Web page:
How Temporary Tiny Homes Could Solve Dutch Cities’ Housing Crises
The Netherlands’ second largest city is going big on temporary homes with a new promise to start construction and installation of up to 3,000 mobile housing units. They’re designed to help manage emergency needs while the city continues to build more permanent public housing.
The idea of shoving low income residents into makeshift homes built to last no more than a decade or so might sound dystopian, but Rotterdam is merely following a national trend. As the country struggles to keep up with the pace of delivery it needs for new housing, many cities have sprouted temporary micro-neighborhoods of mobile prefabricated housing, normally located on brownfield sites that are often vacant and on the far edges of city limits.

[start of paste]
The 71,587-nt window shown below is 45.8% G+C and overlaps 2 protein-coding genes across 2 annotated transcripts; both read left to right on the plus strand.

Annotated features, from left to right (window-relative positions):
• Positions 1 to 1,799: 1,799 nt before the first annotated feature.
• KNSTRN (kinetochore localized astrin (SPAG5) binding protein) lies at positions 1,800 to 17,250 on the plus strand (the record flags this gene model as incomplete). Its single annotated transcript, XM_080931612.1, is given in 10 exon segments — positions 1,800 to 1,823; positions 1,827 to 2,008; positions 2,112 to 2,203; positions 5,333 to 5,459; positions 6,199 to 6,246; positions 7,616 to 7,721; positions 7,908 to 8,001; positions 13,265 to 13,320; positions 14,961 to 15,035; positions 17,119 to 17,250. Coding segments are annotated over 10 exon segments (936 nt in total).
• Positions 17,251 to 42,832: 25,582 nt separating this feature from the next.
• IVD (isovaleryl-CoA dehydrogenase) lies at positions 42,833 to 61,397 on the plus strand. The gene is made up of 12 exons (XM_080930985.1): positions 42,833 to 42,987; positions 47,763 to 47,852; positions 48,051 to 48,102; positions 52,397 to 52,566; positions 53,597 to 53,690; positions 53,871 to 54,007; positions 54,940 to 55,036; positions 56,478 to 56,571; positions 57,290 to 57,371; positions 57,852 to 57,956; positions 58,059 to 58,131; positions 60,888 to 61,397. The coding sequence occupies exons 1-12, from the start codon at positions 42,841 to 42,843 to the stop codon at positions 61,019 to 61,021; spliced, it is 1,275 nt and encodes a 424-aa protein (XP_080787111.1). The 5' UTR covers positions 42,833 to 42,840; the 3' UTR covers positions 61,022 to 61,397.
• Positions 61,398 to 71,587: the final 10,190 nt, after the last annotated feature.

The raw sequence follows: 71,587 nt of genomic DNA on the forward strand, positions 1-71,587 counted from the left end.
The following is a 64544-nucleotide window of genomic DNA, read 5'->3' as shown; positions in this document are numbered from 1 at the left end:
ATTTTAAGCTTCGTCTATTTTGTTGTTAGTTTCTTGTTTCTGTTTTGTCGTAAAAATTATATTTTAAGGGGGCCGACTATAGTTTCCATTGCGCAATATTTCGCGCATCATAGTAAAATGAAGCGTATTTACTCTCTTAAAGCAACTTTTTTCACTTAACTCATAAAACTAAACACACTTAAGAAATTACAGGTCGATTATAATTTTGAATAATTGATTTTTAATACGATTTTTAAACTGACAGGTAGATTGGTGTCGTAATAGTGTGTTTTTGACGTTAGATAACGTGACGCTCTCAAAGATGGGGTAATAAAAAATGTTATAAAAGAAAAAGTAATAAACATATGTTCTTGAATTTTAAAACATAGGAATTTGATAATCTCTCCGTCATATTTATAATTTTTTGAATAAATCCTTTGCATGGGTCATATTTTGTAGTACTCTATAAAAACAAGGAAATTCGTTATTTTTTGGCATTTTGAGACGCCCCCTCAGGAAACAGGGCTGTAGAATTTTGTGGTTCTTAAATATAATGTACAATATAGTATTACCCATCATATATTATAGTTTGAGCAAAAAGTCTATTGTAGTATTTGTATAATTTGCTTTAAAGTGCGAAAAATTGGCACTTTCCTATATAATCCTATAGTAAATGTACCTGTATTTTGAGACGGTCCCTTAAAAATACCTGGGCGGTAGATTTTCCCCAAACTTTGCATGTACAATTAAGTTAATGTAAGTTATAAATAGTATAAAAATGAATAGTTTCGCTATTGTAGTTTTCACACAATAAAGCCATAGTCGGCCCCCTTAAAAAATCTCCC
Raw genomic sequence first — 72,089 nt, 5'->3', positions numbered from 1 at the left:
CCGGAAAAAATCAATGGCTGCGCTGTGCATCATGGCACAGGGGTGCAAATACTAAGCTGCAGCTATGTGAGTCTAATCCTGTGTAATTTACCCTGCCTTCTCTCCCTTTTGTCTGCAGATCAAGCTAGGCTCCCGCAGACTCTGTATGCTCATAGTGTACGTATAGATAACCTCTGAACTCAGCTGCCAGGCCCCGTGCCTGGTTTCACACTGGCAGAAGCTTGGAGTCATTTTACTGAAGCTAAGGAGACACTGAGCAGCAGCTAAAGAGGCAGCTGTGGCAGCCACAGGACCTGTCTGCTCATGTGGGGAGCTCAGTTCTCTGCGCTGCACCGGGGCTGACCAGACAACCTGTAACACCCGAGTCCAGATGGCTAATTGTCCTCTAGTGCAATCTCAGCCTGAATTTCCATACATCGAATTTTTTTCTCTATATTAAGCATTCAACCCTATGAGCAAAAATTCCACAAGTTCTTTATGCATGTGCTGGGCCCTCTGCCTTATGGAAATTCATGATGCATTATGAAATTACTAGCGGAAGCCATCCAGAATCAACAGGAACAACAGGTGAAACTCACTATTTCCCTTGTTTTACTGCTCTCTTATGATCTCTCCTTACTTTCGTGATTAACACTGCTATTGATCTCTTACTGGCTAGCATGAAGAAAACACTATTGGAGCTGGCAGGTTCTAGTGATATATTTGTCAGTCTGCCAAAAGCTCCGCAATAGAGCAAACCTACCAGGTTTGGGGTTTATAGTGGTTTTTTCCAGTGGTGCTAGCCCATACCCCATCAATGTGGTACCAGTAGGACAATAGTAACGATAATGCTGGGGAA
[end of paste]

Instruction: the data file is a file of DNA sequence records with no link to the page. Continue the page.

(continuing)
To meet demand, the Netherlands will need to construct an estimated extra one million homes by 2030. Dutch cities are trying to ease matters by reducing the size requirements for future public housing units and trying to flush unused units onto the market.
Currently, they’re still 200,000 units short of their target for rental housing. While the country waits for these units to be completed, their future tenants need somewhere to live.
The short-term solution being adopted is constructing what are referred to locally (somewhat exaggeratedly) as “tiny houses.” These prefabricated units, normally designed for single or two person occupancy, are cheap to construct and install, and can be located on sites that haven’t yet been prepared for heavier construction or which are available only for short-term use. They’ve achieve